Wednesday, May 25, 2022
In BriefScots writer in Cormac McCarthy Twitter hoax

Scots writer in Cormac McCarthy Twitter hoax

The real Cormac McCarthy is said to shun modern technologies

A SCOTTISH writer has apologised for impersonating American literary giant Cormac McCarthy on Twitter.

Michael Crossan, an unpublished author from Renfrewshire, set up a fake Twitter account for the No Country for Old Men author.

He attracted more than 6,000 followers, including well-known author Margaret Atwood, before the account was taken down in January.

The real McCarthy is notoriously private and is said to shun many modern technologies.

Crossan, 42,  said: “I had looked for McCarthy and he wasn’t there. I didn’t think he would be, but I thought it’d be amazing if he was online.

“I came across Margaret Atwood’s tweets. I had read and admired her novel The Handmaid’s Tale, and I tweeted her as Cormac. It just snowballed from there.

“It really took me by surprise. Every hour I’d sign in and there’d be another thousand followers.”

He continued: “I think people wished the account was real, and although the odd person was savvy and knew the real Cormac wouldn’t be on Twitter, there were 100 people who said, ‘Of course it’s him!

“I acted very naively and it amazed me how it took off.”

The Renfrewshire writer apologised, describing it as a ‘daft wee accident’ which ‘got out of hand.’

Atwood’s account returned the greeting to the fake McCarthy account., with a Tweet saying ‘Hello! I’ve long enjoyed your work! T-pals, please welcome Cormac McCarthy.’

Even Twitter executive chairman Jack Dorsey appeared to be taken in by the hoax.

He tweeted: “Join me in welcoming @CormacCMcCarthy to Twitter!”

But McCarthy’s publisher soon put paid to the fake account.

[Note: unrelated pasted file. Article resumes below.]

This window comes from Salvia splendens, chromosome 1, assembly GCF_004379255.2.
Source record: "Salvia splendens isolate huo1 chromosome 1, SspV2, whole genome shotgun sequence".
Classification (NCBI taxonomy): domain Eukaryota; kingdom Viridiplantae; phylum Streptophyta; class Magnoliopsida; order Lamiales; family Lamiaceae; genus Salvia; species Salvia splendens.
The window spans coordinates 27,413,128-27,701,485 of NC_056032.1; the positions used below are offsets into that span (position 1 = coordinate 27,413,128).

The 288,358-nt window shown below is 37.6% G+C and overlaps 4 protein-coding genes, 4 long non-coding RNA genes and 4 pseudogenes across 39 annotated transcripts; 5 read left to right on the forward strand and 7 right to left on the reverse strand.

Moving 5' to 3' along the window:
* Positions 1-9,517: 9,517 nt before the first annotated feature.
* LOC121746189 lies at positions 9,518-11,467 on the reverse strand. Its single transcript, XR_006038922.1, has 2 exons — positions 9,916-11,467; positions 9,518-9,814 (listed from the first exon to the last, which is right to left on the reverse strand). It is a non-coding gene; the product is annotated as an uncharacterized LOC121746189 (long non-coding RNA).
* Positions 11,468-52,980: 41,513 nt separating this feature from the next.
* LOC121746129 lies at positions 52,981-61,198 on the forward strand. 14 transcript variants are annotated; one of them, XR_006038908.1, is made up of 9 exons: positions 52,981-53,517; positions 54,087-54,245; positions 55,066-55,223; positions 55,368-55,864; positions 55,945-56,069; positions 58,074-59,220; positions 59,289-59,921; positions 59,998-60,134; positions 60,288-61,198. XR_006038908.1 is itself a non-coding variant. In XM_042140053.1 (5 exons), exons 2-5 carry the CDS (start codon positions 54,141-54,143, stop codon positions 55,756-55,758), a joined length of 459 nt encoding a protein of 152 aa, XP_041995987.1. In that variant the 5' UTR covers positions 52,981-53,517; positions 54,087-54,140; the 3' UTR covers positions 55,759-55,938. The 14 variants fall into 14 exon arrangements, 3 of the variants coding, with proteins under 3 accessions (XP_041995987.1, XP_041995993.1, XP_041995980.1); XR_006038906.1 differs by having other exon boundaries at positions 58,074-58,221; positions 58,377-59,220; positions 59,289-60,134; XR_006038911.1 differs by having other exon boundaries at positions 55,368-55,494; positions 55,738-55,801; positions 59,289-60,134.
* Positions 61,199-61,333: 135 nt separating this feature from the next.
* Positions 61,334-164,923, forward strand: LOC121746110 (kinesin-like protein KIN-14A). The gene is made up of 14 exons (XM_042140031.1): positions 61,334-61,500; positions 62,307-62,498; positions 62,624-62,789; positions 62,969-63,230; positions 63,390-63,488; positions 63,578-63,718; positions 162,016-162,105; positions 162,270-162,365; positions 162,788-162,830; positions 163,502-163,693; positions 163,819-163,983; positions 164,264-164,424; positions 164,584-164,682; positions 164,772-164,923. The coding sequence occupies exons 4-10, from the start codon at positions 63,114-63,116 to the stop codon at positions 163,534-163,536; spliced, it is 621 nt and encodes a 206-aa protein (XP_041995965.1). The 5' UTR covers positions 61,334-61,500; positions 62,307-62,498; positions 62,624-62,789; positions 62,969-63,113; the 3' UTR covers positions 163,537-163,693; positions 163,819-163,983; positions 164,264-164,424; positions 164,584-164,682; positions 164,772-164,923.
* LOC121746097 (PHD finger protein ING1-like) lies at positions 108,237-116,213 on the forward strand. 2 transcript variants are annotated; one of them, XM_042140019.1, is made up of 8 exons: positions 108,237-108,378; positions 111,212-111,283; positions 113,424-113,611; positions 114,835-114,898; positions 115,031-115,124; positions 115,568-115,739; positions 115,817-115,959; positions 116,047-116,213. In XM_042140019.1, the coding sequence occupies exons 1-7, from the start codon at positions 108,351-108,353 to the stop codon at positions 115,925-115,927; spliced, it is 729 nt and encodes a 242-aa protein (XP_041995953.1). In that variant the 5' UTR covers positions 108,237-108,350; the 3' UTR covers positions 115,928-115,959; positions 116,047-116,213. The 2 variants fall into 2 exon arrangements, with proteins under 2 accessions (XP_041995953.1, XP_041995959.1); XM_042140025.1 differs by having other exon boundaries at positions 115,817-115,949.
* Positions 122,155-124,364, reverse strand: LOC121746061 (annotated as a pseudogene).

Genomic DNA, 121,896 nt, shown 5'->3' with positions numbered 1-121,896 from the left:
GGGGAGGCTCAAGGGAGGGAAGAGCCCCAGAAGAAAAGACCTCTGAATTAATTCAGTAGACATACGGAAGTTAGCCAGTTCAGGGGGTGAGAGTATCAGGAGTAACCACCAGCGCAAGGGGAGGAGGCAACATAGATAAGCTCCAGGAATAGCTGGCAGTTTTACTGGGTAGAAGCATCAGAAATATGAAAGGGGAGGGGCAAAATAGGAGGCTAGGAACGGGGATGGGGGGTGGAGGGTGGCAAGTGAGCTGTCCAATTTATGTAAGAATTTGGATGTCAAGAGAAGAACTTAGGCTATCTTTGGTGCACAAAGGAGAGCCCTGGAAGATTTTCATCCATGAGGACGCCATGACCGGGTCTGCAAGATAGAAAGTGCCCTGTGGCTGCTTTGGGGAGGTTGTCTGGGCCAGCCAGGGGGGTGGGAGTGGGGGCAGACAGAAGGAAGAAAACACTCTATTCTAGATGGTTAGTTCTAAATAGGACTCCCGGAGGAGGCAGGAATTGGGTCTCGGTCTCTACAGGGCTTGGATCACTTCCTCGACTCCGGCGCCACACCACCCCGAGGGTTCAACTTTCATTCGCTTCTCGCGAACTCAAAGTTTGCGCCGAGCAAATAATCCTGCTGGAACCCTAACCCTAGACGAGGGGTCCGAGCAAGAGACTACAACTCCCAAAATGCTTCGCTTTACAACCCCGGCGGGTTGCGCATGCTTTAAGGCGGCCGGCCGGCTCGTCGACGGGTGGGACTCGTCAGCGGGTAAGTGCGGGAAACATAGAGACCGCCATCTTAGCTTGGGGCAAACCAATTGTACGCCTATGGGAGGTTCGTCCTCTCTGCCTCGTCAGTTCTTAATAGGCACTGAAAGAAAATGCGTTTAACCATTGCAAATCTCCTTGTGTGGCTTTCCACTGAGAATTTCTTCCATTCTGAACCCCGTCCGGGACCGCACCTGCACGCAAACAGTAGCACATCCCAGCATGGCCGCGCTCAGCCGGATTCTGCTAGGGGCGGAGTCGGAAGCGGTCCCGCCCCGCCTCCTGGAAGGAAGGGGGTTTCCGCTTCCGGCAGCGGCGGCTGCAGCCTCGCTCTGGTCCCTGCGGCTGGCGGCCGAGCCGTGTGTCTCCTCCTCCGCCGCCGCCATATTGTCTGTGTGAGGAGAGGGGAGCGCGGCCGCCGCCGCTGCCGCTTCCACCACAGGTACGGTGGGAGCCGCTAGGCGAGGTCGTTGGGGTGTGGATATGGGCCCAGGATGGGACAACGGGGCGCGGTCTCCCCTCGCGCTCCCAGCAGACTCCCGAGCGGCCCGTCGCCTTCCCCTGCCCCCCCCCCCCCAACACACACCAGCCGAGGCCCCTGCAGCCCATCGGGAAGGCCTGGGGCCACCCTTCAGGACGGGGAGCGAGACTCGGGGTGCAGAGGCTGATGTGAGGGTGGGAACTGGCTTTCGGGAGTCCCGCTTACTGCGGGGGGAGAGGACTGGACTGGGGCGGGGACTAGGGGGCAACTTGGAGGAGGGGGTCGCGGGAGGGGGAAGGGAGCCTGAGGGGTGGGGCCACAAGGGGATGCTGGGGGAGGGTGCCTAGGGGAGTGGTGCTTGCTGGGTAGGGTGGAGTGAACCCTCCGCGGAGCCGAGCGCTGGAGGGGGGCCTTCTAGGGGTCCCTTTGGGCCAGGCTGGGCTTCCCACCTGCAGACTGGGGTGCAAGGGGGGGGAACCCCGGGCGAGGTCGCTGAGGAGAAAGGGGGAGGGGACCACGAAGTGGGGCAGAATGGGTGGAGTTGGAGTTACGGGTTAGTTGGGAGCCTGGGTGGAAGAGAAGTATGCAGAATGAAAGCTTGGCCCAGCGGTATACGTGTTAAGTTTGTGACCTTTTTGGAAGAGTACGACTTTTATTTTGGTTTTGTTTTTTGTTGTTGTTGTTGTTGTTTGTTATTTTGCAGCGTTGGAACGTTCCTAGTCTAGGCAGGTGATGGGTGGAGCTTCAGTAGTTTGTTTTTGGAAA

Vintage & Anchor tweeted: “Not to worry, he doesn’t own a computer; we’ve verified the @CormacCMcCarthyhandle is not the real deal.”

Atwood’s account later tweeted the account was ‘apparently not the real Cormac’ and was in fact a ‘leg puller.’

Crossan imitated McCarthy’s weighty prose, with tweets like: “Already finger waggers spit envy and spite and doubt. On a beautiful day this stranger was just saying hello.”

Tom Royal, deputy editor of Computer Active magazine and social media expert, said hoaxes like this put the social networking site’s credibility in doubt. 

He said: “The whole verification system is in doubt, and to an extent we’re back to the old Wild West where you can’t  be sure someone is who they say they are.

“But there is a question as to whether it’s a bad thing, people set up celebrity accounts for a bit of hero-worshiping and fun.”

Crossan added: “I think people have an impression of Cormac gnashing teeth and spewing spite.

“He probably wouldn’t spend a thought on it. I imagine he’d shake his head and say ‘Who cares?’ He is a giant storyteller.”


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